The closest planet to the Earth is Venus, but no one could survive on Venus' surface. This means that it cannot be colonised in the same way, although it may be possible for a crew to remain in orbit. NASA considered a crewed fly-by mission to Venus in the 1960s, but the idea has since been abandoned.
Another argument against a crewed mission to Mars is the cost. Mars One claims they can send the first four people to Mars for $6 billion. They want to eventually send more than four people, and so their overall budget might be closer to The Mars Society's estimated cost of $30 billion over twenty years.
To put this into perspective, NASA's 2012 budget is $18.7 billion, which is just over half a percent of the US Federal Budget. $30 billion is less than the profit that Apple makes in two years, and about half of Bill Gates' personal net worth.
Some argue that we shouldn't consider spending billions on space travel while there are so many problems on Earth. The world would probably be a better place if we applied that sort of reasoning to many things, but it seems unfair to single out space travel and not, for example, events like the Olympics. The 2012 Summer Olympics are estimated to cost about $17 billion. If it costs this much every four years from now on, then the twenty-year Mars One budget is spent every eight years.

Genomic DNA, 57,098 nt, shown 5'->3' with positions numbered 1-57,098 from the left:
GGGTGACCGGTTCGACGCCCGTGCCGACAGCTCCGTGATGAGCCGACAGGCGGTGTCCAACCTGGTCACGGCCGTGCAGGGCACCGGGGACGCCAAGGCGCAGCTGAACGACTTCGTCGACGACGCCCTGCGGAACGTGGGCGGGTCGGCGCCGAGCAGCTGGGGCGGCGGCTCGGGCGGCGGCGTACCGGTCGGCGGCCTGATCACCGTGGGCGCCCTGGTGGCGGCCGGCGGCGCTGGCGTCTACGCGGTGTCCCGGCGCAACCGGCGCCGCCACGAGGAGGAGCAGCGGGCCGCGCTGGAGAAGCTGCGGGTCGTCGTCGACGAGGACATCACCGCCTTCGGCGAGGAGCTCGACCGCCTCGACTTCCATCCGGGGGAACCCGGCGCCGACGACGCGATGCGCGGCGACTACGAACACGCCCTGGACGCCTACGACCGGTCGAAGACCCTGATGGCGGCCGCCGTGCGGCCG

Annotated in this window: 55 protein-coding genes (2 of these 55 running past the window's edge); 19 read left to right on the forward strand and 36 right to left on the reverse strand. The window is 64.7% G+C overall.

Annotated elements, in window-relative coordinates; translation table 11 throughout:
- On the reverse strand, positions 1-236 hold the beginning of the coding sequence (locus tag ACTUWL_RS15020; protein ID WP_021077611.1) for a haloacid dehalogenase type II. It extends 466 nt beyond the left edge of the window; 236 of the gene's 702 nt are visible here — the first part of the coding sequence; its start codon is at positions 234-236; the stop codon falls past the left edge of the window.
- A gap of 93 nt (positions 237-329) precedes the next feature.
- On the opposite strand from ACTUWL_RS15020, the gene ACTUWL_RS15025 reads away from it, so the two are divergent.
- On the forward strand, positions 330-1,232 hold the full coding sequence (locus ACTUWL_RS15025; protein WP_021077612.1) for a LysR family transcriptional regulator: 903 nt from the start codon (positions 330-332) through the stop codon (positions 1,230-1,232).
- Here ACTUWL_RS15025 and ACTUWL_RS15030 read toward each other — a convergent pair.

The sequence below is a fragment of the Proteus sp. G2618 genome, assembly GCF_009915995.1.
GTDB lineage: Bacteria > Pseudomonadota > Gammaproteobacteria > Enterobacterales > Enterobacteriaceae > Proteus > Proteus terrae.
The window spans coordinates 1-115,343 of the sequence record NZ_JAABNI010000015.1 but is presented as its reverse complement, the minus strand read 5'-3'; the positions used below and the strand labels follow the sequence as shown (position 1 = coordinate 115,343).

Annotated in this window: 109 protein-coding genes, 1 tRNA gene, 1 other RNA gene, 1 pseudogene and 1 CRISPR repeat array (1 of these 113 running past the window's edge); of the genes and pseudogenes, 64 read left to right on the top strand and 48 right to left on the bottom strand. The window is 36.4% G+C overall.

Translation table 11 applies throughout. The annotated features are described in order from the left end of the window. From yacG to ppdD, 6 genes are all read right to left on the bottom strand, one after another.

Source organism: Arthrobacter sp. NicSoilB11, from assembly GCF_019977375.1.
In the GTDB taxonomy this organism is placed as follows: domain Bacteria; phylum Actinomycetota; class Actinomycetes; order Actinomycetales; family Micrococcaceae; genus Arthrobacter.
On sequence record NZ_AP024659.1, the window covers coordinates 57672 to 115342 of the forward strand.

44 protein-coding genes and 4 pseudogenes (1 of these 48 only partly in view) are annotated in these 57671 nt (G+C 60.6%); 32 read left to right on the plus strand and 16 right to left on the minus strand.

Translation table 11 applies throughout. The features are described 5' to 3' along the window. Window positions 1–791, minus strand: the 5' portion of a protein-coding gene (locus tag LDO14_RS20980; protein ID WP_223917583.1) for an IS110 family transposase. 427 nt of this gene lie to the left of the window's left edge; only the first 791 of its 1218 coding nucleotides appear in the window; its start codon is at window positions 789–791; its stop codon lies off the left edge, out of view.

As with the Olympics, some of this money will be used to provide jobs for the potentially hundreds of thousands of people involved. A crewed mission to Mars would also have the advantage of developing new technology that could help people on Earth, particularly since the astronauts must be self-sufficient.
Some argue that crewed space travel is still a waste of money because it's cheaper to send robotic probes. Yet robotic probes are not as good at gathering data as humans. Humans are more mobile, and have the advantage of being able to recognise objects and think critically. And even if they weren't, there are other benefits to human exploration than data gathering, that is why we have explored as much of the Earth as possible.